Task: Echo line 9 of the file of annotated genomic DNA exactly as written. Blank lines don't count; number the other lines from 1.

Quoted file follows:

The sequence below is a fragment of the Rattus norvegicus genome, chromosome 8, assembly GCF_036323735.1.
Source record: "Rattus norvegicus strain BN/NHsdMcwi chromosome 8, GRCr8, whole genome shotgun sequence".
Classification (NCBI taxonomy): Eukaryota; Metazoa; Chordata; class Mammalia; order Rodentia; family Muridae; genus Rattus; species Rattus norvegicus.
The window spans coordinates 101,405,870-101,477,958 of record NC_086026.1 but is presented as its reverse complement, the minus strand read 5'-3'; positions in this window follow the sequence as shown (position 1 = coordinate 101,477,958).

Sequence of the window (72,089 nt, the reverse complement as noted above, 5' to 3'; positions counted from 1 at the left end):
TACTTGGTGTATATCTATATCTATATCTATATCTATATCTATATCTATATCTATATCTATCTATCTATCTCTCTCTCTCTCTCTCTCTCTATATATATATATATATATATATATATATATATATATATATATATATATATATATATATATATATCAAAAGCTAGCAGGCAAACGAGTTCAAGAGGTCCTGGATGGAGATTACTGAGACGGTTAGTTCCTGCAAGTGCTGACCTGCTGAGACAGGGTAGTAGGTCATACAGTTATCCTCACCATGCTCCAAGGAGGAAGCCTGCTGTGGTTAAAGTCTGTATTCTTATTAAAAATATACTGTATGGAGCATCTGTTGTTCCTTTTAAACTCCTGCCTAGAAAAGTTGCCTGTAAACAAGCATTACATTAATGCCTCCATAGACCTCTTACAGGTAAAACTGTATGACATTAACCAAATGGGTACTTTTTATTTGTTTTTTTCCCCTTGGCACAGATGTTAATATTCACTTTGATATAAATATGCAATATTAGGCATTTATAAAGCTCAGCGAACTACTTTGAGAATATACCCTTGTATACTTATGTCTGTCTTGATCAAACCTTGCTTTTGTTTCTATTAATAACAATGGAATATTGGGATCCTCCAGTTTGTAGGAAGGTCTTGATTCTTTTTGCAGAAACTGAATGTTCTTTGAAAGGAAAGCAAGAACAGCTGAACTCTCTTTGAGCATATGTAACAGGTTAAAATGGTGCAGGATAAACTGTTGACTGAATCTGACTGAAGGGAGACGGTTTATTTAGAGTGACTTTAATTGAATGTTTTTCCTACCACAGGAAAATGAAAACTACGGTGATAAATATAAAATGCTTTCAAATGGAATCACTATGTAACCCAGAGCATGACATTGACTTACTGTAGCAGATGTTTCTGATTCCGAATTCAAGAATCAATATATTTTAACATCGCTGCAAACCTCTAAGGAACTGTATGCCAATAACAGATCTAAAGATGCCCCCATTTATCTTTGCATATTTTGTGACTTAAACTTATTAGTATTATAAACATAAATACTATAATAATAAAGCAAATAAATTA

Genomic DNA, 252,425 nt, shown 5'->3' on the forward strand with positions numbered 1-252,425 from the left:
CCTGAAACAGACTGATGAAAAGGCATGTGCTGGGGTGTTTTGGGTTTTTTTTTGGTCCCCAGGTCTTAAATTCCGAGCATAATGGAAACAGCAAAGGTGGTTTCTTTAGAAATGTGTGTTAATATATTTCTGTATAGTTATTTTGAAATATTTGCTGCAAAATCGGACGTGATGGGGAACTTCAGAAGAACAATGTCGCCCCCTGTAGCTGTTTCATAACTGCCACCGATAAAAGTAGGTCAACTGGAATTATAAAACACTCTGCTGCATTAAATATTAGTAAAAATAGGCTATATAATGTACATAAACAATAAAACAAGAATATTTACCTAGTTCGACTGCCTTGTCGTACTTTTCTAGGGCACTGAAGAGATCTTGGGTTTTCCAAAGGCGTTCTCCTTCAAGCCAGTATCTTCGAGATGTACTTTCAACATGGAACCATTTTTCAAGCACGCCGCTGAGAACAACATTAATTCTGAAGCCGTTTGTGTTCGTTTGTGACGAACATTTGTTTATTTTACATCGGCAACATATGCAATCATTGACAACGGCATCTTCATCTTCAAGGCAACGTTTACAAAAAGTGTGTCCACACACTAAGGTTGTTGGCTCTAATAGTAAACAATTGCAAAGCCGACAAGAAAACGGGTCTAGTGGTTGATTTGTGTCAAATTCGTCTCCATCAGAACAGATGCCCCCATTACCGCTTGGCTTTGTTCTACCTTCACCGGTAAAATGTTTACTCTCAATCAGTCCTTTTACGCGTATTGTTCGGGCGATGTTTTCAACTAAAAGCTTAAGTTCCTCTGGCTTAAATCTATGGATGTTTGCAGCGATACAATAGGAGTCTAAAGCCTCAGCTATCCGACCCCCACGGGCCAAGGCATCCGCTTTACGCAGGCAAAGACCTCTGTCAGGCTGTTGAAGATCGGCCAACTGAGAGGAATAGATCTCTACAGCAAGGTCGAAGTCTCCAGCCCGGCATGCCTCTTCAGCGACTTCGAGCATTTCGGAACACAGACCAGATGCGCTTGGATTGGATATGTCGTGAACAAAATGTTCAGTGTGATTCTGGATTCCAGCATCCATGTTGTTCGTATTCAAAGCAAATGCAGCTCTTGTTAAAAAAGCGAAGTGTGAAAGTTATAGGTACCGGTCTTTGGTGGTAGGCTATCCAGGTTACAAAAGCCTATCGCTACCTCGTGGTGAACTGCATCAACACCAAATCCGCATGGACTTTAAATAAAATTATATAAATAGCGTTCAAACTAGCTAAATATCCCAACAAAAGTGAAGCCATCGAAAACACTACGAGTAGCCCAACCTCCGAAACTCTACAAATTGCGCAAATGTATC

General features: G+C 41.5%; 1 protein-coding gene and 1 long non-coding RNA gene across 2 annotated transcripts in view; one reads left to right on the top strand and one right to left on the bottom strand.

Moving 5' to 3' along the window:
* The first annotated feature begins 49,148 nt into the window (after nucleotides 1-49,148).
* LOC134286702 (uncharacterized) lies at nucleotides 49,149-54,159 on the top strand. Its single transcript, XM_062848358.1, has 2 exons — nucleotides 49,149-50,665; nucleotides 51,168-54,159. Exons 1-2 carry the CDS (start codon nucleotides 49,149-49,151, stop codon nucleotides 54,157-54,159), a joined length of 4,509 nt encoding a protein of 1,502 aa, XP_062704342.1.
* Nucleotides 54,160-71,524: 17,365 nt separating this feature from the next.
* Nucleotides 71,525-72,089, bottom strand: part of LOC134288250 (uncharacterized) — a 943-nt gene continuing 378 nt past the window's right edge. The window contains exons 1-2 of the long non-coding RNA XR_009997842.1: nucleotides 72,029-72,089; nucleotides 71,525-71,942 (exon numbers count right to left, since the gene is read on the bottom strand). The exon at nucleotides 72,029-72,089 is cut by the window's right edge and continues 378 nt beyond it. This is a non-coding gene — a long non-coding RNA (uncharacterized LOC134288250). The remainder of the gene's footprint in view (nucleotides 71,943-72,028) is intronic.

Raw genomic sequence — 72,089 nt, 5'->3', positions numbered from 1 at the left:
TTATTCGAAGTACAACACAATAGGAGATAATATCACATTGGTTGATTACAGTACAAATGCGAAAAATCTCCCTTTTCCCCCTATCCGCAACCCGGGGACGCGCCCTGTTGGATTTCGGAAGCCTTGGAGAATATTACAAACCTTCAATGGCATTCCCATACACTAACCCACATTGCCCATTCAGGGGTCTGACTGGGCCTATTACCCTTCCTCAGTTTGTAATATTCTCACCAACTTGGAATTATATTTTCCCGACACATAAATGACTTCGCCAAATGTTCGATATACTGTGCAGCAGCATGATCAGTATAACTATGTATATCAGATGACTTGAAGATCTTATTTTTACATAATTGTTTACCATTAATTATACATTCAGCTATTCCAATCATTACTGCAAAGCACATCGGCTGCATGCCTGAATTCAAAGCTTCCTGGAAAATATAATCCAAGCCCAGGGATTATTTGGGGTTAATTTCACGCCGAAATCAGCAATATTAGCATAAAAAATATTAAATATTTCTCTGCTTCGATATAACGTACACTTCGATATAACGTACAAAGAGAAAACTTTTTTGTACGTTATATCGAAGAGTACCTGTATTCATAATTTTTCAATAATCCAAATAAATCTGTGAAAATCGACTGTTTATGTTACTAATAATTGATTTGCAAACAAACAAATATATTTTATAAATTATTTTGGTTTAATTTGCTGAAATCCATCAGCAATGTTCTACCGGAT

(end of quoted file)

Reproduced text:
General features: G+C 41.5%; 1 protein-coding gene and 1 long non-coding RNA gene across 2 annotated transcripts in view; one reads left to right on the top strand and one right to left on the bottom strand.